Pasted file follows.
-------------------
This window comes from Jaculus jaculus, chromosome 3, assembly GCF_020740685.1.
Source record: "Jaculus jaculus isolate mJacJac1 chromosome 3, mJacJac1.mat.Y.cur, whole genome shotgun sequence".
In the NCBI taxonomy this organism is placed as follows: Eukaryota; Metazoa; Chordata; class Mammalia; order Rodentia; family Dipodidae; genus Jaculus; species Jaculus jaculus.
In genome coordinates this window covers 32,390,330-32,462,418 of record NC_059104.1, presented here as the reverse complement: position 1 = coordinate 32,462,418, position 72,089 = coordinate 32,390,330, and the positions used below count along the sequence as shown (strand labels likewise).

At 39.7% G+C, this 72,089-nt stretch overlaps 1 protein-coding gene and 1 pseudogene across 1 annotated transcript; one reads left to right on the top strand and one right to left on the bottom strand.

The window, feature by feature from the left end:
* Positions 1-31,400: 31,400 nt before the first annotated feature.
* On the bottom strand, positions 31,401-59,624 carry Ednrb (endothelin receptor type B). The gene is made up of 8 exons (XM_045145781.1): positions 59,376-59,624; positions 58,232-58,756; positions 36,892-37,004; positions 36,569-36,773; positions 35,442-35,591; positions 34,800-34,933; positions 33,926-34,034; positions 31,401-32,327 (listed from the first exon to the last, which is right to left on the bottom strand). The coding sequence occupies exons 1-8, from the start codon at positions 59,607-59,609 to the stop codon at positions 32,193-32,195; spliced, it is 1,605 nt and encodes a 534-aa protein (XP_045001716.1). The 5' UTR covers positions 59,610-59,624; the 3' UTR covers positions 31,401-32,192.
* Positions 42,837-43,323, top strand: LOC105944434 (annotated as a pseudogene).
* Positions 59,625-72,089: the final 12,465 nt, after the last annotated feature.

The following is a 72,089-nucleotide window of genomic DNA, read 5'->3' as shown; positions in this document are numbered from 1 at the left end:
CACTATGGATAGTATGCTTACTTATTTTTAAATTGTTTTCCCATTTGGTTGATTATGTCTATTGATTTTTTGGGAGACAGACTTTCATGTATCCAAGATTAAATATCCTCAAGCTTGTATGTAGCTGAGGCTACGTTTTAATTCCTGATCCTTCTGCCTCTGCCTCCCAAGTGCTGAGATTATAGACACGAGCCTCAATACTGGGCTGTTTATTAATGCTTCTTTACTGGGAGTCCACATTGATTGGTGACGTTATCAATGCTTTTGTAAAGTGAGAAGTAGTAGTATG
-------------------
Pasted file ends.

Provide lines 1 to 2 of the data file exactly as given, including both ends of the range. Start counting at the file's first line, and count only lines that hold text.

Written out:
This window comes from Jaculus jaculus, chromosome 3, assembly GCF_020740685.1.
Source record: "Jaculus jaculus isolate mJacJac1 chromosome 3, mJacJac1.mat.Y.cur, whole genome shotgun sequence".